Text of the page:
John Wall ‘Still Crazy Good’ in Scrimmages, Says Wizards Teammate Isaac Bonga

Washington Wizards guard John Wall works out prior to an NBA basketball game against the Milwaukee Bucks, Monday, Feb. 24, 2020, in Washington. (AP Photo/Nick Wass)

Nick Wass/Associated Press

At least one member of the Washington Wizards is very encouraged by what he has seen from John Wall in the guard’s recovery from a ruptured Achilles tendon. 

Appearing on the Wizards Talk podcast (h/t NBC Sports Washington’s Chase Hughes), Washington forward Isaac Bonga said Wall was “still crazy good” in scrimmages that the team was having before the NBA suspended activities because of the coronavirus pandemic. 

“People don’t get it,” Bonga continued. “Seeing John… with us and [with] G League [players]. It’s like, man, he cannot wait. He legit can’t wait to be back out there. That’s what he be showing every day out there. It’s crazy,” Bonga said.

Hughes tweeted a video of Wall scrimmaging with his teammates in January:

Chase Hughes @ChaseHughesNBCS

John Wall is playing in a full-court scrimmage getting buckets. https://t.co/JMIMisfEnw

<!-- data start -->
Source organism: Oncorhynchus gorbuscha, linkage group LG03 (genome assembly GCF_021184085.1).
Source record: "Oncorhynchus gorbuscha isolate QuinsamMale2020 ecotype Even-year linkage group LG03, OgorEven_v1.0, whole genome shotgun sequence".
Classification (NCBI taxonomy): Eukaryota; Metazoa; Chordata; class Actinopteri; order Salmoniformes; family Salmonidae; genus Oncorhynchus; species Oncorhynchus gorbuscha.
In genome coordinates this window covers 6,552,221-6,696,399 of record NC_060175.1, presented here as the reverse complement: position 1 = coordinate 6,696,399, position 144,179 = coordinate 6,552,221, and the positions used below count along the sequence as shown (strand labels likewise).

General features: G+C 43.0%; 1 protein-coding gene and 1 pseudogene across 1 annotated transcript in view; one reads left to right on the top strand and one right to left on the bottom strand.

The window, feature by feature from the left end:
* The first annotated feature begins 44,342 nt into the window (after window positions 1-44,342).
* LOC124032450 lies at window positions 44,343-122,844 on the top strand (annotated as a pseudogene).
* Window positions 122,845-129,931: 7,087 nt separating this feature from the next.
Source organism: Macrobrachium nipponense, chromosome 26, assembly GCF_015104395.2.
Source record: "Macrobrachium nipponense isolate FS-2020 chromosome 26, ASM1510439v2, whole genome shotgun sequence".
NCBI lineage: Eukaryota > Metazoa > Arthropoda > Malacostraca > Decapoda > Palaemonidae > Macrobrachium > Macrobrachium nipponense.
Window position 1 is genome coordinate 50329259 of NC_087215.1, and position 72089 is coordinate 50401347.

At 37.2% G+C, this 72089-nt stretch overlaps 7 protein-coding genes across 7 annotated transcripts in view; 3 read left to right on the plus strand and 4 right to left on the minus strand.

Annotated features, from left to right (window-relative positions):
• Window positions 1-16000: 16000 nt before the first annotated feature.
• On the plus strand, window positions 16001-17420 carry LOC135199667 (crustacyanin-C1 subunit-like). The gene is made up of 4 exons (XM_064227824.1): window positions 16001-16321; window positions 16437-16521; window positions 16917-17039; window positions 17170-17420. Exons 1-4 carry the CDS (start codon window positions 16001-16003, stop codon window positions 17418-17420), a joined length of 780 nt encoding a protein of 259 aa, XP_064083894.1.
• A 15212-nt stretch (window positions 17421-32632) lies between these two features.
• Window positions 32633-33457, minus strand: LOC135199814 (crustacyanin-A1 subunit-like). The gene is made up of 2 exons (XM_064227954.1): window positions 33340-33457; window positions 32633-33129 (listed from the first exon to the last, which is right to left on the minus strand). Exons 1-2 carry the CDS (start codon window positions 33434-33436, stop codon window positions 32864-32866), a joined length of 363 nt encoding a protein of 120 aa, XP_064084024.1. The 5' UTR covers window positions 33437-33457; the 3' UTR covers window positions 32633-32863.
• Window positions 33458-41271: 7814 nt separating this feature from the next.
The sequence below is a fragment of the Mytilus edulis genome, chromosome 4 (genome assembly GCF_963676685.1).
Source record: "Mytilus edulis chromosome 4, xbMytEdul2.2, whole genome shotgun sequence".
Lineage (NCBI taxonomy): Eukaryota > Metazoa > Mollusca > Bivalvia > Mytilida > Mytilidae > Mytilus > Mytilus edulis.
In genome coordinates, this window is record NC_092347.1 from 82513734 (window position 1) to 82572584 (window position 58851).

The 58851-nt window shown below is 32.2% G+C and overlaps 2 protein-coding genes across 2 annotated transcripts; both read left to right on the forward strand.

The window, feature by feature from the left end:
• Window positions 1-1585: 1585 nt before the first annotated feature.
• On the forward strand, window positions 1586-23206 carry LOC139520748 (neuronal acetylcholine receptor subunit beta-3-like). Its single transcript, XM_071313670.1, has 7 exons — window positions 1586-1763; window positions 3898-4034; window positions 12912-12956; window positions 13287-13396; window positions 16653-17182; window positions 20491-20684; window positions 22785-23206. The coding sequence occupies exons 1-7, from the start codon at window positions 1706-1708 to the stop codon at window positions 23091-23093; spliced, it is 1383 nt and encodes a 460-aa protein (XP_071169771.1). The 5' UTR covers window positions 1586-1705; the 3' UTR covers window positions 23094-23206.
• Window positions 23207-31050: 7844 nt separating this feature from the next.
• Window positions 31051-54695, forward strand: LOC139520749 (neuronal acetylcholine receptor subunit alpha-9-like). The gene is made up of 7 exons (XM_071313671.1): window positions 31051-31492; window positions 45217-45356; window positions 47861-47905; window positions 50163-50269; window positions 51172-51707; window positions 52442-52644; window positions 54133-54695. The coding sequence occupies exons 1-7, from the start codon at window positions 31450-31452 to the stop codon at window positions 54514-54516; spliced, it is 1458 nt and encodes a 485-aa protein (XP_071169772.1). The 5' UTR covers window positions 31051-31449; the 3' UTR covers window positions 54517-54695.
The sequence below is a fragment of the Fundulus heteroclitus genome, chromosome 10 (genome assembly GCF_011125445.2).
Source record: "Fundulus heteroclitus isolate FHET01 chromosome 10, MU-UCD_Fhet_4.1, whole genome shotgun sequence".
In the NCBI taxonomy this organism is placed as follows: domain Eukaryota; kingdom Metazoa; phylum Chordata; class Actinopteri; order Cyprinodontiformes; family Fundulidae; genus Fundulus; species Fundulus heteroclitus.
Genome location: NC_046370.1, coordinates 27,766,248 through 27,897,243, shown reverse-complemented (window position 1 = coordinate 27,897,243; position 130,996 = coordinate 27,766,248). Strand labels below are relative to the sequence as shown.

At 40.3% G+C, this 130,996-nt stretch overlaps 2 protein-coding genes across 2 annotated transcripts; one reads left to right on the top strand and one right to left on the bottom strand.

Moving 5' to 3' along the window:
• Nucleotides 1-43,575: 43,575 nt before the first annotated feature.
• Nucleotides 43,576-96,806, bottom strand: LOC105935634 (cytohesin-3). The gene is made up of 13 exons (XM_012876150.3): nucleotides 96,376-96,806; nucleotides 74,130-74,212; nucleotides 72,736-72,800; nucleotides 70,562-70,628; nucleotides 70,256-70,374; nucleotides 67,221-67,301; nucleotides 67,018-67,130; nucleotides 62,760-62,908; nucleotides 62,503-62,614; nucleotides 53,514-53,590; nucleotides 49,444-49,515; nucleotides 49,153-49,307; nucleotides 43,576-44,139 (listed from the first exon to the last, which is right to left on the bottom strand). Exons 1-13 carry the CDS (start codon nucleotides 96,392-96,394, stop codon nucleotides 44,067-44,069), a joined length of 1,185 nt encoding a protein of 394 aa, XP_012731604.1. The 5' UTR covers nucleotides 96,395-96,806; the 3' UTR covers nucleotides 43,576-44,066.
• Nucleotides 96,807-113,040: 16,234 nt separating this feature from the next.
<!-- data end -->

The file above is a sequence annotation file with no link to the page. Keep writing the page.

Wall hasn’t played in a game since Dec. 26, 2018, when he initially suffered an injury to his left heel. The five-time All-Star had surgery in February 2019 to repair his Achilles tendon that ruptured when he fell at his home. 

Even though the Wizards are among the 22 teams that will take part in the NBA’s season restart in Orlando, Wall told Kevin Sheehan of The Team 980 (h/t HoopsHype) he won’t play until the 2020-21 season. 

“I won’t play at all,” he said. “I’ll wait until next season. That decision has already been made. So, no, I’m not [playing].”

The Wizards signed Wall to a four-year, $171 million extension in July 2017 that kicked in this season. He is owed $85.5 million over the next two seasons and has a $47.4 million player option in 2022-23. 

Wall was named to the All-Star team five straight times from 2014 to 2018. He was averaging 20.7 points and 8.7 assists per game during the 2018-19 season before getting injured. 

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